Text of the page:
How long have you been dancing?
"Since kindergarten! In high school I studied three to five hours per day—mostly ballet and modern dance—and I also studied in New York during the summer."
What attracted you to Towson’s program?
"I wanted to be closer to my family and to become involved with the local dance community. I have several friends who graduated from the program; they loved the curriculum and highly recommended it. I liked that the program is balanced in ballet and modern. I was also excited to learn that the dance department's mission is to educate its dancers to dance for a lifetime—as opposed to burning out at an early age."
You seem pretty excited about a course you’re taking now.
"It’s called Scientific Basis for Movement Analysis II, and it’s a two-part foundational class for majors taught by Nancy Romita. Part I provided us with a solid understanding of human physiology and anatomy. The second class focuses more on practical conditioning and imagery as well as applying what we learned earlier to improve our dance technique. We work with therabands and balls and then see how it improves our ability to turn, balance or jump."
What can you tell us about Professor Romita?
"Nancy Romita is one of my favorites. She’s giving us a dual approach to dance: instruction plus theory. Her knowledge base is so impressive: she teaches Movement Efficiency Training and is a nationally certified master teacher in the Alexander Technique."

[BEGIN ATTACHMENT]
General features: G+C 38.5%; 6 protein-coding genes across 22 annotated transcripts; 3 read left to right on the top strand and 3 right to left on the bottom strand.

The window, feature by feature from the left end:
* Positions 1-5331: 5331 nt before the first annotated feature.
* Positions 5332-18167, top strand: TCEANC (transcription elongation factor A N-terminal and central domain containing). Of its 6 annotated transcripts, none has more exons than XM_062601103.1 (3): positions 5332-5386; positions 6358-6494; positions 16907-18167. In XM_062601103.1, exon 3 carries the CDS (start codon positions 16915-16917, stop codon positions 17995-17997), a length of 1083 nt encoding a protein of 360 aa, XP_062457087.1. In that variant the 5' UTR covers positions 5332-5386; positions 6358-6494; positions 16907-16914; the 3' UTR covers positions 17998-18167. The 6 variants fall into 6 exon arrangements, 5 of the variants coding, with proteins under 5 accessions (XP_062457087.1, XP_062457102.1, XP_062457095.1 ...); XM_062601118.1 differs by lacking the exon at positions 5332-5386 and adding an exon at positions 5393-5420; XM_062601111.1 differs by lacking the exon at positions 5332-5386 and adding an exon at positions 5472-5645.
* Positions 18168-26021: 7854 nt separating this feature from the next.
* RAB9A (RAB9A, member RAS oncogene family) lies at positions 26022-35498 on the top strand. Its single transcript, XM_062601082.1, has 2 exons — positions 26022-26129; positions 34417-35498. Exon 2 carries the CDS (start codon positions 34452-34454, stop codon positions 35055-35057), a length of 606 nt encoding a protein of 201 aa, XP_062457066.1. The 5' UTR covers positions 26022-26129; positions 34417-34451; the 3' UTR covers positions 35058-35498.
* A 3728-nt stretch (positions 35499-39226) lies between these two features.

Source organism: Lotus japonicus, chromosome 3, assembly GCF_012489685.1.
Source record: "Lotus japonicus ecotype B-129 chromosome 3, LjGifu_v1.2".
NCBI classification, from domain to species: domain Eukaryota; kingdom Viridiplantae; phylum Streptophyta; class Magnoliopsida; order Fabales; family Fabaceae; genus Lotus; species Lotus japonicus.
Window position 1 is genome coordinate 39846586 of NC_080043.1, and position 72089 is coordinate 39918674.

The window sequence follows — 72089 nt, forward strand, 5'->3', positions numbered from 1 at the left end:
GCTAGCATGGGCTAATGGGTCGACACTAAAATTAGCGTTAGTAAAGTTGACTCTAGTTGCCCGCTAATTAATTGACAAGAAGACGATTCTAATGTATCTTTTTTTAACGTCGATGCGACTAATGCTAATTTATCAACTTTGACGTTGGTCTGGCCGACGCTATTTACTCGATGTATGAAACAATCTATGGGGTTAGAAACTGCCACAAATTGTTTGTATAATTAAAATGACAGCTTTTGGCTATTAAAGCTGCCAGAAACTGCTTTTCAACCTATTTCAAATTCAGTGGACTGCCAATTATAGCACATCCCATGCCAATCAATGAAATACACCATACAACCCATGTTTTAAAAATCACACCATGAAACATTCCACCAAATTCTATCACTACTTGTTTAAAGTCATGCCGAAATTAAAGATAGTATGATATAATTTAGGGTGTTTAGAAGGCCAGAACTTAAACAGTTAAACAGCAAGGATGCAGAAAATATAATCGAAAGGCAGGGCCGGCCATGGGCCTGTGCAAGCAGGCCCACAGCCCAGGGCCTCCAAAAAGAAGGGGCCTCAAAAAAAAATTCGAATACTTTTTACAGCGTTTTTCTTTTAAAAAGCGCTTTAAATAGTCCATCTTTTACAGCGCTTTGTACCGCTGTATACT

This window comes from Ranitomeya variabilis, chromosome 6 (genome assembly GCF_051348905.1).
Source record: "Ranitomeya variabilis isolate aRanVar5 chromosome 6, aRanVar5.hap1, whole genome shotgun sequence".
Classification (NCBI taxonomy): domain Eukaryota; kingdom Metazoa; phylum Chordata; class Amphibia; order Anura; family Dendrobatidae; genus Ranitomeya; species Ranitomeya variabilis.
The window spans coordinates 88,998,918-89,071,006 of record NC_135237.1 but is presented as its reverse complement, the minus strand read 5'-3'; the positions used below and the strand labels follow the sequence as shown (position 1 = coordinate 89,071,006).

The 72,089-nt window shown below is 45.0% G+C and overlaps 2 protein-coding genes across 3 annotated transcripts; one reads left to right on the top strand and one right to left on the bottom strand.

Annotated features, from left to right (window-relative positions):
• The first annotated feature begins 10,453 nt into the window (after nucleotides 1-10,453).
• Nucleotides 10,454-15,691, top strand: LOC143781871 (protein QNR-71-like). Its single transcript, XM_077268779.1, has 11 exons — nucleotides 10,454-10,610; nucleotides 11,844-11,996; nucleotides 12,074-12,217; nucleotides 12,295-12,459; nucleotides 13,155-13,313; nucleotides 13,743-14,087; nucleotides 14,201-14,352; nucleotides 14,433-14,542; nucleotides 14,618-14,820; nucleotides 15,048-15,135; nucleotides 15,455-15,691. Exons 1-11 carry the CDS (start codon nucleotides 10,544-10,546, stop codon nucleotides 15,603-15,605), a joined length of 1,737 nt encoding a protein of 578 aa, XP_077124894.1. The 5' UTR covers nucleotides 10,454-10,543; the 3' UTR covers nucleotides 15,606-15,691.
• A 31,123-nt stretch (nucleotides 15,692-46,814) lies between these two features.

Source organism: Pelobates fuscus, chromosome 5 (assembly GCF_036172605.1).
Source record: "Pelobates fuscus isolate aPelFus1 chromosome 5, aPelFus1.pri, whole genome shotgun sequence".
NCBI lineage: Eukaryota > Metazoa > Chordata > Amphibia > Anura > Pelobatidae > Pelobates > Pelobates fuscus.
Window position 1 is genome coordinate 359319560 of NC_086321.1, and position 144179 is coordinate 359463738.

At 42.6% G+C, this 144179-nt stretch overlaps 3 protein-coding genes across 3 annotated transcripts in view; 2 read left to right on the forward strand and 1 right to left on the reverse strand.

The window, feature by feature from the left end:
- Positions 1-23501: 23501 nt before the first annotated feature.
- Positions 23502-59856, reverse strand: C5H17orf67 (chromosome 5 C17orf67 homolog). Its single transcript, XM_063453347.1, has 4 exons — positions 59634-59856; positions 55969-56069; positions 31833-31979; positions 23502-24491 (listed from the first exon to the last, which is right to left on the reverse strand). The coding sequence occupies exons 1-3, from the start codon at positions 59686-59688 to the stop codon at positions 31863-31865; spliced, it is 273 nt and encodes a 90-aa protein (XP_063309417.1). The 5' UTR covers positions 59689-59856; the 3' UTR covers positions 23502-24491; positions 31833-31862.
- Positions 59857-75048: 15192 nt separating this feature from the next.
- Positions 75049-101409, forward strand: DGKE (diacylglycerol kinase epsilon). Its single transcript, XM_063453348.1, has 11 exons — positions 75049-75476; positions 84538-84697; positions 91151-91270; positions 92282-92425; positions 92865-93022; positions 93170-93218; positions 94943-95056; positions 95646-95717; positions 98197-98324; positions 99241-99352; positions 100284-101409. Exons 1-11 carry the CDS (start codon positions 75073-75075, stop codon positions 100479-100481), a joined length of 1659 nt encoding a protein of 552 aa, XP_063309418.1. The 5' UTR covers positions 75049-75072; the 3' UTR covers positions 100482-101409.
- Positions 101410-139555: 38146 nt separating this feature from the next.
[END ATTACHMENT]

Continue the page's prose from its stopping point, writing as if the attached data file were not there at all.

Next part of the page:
The Alexander Technique? What’s that?
"It’s a unique method of re-learning body alignment in ways that alleviate tension and stress. Frederick Matthias Alexander developed the principles toward the end of the 1800s, and it’s been studied ever since by dancers, actors, athletes and others."
So what’s in the works for this summer?
"I'm participating in the Pilobolus Technique Workshop in Washington Depot, Conn., and the Advanced Pilobolus Technique Workshop in New York City. These workshops focus on the physical techniques behind contact improv, weight sharing and complex lifts featured in Pilobolus' choreography. In addition to the technique, the workshops also delve into the creative processes of working collaboratively with other artists."
Any thoughts about what you’ll do after graduation?
"I plan to pursue a master’s degree in movement therapy after graduation. It’s a relatively new field that involves working with different artists to identify quirks and habits that cause pain. There are a lot of opportunities to help people."